Grunts are abundant at Molasses Reef, Key Largo, Florida.
With the coming of a new, green, age many environmental topics are brought to the surface of everyday life. Following the United Nation’s dedication of 1975 being the “women’s year”, women’s involvement in the green movement has sky rocketed. 1975 to 1985 was recognized as the Decade for Women, and light was shed on women of the world in corporate and developing countries alike. “Women in Development” became the decade’s catchphrase and women’s groups began to look into political power standings as well as environmental issues, with the beginnings of the sustainable, green movement waiting to be brought to the forefront (Kirby1995). However, there has been considerable separation of understandings between women of industrialized countries and developing countries pertaining to sustainable development. Women coming from different cultural backgrounds and experiences can lead to varying views on environmental problems and how they should be dealt with. I hope to provide incite to varying viewpoints and use a holistic approach to understanding cultural differences in regards to women’s views on conservation and sustainability.
Sustainability and Sustainable Development
Sustainable development is defined as development balancing near-term interests with the protection of the interests of future generations. The Brundtland Analysis breaks sustainability into two main ideals. First, is the notion that the basic needs for all humankind must be met. (Kirby1995) Developing countries must be uplifted to possess the same quality of life as developed countries. In some cases this may mean the developed countries must go without to provide for the developing countries. “Inequity is the planet’s main environmental and developmental problem (WCED1987).” Second, Brundtland also notes that limits to development are seen as technical, cultural and social. These limits deal with monetary restrictions, cultural traditions and separation of class. (Kirby1995) In conclusion, Brundtland’s ideal developmental processes contains the belief that equity, growth and environmental maintenance are simultaneously possible while each country achieves it’s full economic potential and enhances its resource base.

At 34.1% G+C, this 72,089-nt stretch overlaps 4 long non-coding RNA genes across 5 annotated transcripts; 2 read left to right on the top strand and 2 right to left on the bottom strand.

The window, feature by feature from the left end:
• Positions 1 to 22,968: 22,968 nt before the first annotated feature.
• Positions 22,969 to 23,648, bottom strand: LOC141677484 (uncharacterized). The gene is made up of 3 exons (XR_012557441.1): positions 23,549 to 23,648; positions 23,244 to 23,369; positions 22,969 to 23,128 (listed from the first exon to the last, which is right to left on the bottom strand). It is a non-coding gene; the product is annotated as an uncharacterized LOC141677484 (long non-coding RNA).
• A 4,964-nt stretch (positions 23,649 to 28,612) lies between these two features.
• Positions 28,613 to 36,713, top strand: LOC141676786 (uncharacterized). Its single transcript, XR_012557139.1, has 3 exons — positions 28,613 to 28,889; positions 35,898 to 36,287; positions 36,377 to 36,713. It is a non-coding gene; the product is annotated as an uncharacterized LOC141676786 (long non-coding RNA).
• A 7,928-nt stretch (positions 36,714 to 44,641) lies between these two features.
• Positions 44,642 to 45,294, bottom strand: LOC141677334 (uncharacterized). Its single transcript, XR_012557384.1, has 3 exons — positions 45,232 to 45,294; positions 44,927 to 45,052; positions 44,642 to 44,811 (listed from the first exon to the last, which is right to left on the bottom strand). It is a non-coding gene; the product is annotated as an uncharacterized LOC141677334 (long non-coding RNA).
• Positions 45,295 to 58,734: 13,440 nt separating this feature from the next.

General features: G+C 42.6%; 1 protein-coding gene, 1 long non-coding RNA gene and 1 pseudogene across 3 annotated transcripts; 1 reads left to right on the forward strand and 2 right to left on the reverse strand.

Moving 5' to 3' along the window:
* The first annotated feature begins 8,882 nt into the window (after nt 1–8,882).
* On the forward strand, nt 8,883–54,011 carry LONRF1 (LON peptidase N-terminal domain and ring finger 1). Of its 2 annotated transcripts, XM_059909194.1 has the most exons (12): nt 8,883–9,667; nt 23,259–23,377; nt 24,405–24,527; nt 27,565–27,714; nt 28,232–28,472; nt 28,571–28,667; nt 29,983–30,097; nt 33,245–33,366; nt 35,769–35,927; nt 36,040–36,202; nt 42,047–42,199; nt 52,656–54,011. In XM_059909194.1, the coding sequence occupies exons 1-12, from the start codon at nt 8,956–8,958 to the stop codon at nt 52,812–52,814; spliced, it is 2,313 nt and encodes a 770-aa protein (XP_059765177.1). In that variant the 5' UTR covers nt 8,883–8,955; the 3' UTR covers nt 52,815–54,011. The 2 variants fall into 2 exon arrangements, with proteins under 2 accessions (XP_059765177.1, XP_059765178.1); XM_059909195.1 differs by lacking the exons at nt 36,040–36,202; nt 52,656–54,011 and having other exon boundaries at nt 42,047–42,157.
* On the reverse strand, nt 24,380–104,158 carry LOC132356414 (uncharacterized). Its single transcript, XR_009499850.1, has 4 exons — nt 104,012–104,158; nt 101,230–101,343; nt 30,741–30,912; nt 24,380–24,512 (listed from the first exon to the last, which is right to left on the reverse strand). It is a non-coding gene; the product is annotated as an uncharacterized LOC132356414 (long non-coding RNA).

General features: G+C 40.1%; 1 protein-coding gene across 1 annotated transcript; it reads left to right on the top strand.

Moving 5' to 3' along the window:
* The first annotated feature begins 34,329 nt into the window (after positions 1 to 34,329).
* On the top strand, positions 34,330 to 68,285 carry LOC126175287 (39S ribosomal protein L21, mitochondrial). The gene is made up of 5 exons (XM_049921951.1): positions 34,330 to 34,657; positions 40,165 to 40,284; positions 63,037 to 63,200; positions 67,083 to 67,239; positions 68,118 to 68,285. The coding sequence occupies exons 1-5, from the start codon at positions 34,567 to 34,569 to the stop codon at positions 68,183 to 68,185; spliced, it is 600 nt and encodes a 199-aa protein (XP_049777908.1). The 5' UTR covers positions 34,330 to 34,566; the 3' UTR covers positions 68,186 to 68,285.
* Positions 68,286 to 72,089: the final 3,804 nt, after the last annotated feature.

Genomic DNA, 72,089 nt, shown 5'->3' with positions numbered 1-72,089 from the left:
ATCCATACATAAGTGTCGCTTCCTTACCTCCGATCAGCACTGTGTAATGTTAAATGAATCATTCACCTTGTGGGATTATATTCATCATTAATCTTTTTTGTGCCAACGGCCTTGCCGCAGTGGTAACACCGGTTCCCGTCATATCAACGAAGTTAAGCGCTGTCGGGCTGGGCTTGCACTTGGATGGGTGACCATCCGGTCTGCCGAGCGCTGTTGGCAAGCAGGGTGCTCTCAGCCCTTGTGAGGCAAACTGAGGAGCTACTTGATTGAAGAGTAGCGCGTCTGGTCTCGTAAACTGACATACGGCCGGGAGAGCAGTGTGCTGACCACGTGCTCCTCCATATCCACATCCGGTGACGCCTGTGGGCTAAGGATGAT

Implemented in 1992 at the Rio Earth Summit, with the signing of Agenda 21, sustainable development was recognized as a movement whose goal is to achieve world sustainable living standards. The sustainable development process feeds off of these ideals when inciting development projects at local and international levels.
So, sustainability and sustainable development run hand and hand and are ultimately the basis for the concept of conservation.
Problems with Sustainability and Sustainable Development
The main problem with the sustainable movement is turning policy and hypothetical development designs into active projects. This is especially true when implementing policy from the national to local level. This is usually why grassroots movements find the greatest success when applying sustainable development principles. They don’t have to wait for the top-down infiltration of policy; they build their practice from the bottom-up. Lack of education is another serious hindrance to the sustainable movement. Without specific guidelines to sustainable practices, vagaries are substantial at the policy level, making it extremely difficult to uniformly instruct individuals working at the project level. However, many women are starting grassroots sustainable projects to benefit not only their families and communities but also themselves.
Why focus on Women and Sustainable Development?
Upon the entrance of the twenty-first century, nearly three billion people had incomes of less than two dollars per day. (Cooper2004) Most of these people are women who live in developing countries, and are usually in direct contact with natural resources on a daily basis. It only makes sense for these women to take action to preserve these needed resources and generate supplemental income. Women and resources or “nature” are also put into the same category because some propose that the same patriarchal, oppressive system that dominates women also negatively affects the environment. (Shiva1988) So one could hope that the liberation of women brings about positive environmental change, or vice versa. Starting development projects also gives great educational opportunities and puts women in teaching positions as well as learning. As one can see in the following case study of the grassroots operation COFERENE, women’s income, resource, education, and many other concerns are met with the formation of this sustainable development project.